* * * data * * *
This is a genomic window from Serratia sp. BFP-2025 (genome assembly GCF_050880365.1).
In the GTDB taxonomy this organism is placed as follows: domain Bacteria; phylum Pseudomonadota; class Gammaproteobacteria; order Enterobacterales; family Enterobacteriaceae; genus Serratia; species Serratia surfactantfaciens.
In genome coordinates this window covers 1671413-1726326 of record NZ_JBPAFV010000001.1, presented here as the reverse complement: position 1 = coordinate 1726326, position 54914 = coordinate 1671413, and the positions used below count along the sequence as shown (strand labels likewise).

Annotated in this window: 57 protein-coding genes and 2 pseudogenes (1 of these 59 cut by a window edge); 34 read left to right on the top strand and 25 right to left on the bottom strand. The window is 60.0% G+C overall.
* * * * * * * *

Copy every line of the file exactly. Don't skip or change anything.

This is a genomic window from Serratia sp. BFP-2025 (genome assembly GCF_050880365.1).
In the GTDB taxonomy this organism is placed as follows: domain Bacteria; phylum Pseudomonadota; class Gammaproteobacteria; order Enterobacterales; family Enterobacteriaceae; genus Serratia; species Serratia surfactantfaciens.
In genome coordinates this window covers 1671413-1726326 of record NZ_JBPAFV010000001.1, presented here as the reverse complement: position 1 = coordinate 1726326, position 54914 = coordinate 1671413, and the positions used below count along the sequence as shown (strand labels likewise).

Annotated in this window: 57 protein-coding genes and 2 pseudogenes (1 of these 59 cut by a window edge); 34 read left to right on the top strand and 25 right to left on the bottom strand. The window is 60.0% G+C overall.